$10,000+ Anonymous (2) Ron & Susan Antinori Betty & Robert Balentine The Balloun Family* Lisa & Joe Bankoff Barnes & Thornburg LLP Ms. Diana J. Blank Breman Foundation The Walter & Frances Bunzl Foundation Cynthia & Donald Carson Shannon & Philip Cave Dr. John W. Cooledge In Honor of Norman Mackenzie by Janet Davenport Cari Katrice Dawson Marcia & John Donnell Eleanor & Charles Edmondson

*We are grateful to these donors for taking the extra time to acquire matching gifts from their employers. **Deceased.

Atlanta’s Performing Arts Publication 33


ASOsupport Judy Hellriegel, Chair

The Insiderâ&#x20AC;&#x2122;s Experience for Atlanta Symphony Orchestra Members The Patron Partnership of the Atlanta Symphony Orchestra is the society of donors who have given $1,750 or more and comprise a vital extension of the ASO family through their institutional leadership and financial support.

$5,000+ Aadu & Kristi Allpere Anonymous (3) Mr. & Mrs. William Atkins Jan & Gus Bennett Kelley O. & Neil H. Berman Mr. David Boatwright Ms. Suzanne Dansby Bollman Dr. Robert L. & Lucinda W. Bunnen Ann and Jeff Cramer* Sally & Larry Davis Triska Drake & G. Kimbrough Taylor, Jr. Jere & Patsy Drummond Admiral James O. Ellis, Jr. Dr. & Mrs. Carl D. Fackler Rosi & Arnoldo Fiedotin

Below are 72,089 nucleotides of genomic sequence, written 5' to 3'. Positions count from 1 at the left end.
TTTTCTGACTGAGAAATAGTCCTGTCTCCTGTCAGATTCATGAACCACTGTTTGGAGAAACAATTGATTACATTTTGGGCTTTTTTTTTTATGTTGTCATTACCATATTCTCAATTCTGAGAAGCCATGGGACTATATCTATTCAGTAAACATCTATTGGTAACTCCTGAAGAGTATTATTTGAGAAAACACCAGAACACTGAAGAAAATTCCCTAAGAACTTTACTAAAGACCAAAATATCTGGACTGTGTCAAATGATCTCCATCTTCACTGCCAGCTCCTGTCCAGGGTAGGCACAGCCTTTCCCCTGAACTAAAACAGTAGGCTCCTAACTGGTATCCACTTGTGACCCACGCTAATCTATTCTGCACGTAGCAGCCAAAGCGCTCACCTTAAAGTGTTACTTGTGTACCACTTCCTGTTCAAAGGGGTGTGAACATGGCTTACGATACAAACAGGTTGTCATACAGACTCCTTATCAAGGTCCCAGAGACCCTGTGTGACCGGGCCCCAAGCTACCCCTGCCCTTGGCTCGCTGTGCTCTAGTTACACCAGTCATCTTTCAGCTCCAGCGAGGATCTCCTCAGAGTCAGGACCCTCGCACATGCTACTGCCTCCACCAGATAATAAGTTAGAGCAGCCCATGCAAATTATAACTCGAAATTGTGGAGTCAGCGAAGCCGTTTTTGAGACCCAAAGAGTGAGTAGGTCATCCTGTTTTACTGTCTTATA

Mr. David L. Forbes Betty Sands Fuller Sally & Carl Gable Ruth Gershon & Sandy Cohn Dick & Ann Goodsell John E. Graham Dr. & Mrs. Alexander Gross Joe Guthridge & David Ritter Sharon & Michael Hodgson C. Tycho & Marie Howle Foundation Mr. & Mrs. William C. Humphreys, Jr. John Hunsinger Hazel & Herb Karp James H. Landon

George H. Lanier* Pat & Nolan Leake Mr. & Mrs. Darrell J. Mays Penelope & Raymond McPhee* Margaret H. Petersen Mr. George E. Peterson Mr. & Mrs. Baker A. Smith Hamilton & Mason Smith* Irene & Howard Stein Lynne & Steven Steindel* Gertrude & William C. Wardlaw Fund, Inc. Russell Williamson & Shawn Pagliarini Suzanne Bunzl Wilner T & H Yamashita*

Dr. & Mrs. James T. Lowman Gino & Belinda Massafra John & Linda Matthews Dr. & Mrs. William McClatchey Walter W. Mitchell Dr. & Mrs. Mark P. Pentecost, Jr. Elise T. Phillips Mr. & Mrs. Rezin Pidgeon, Jr.

Mr. & Mrs. Joel F. Reeves Edward G. Scruggs Morton & Angela Sherzer Sydney Simons Amy & Paul Snyder Mrs. C. Preston Stephens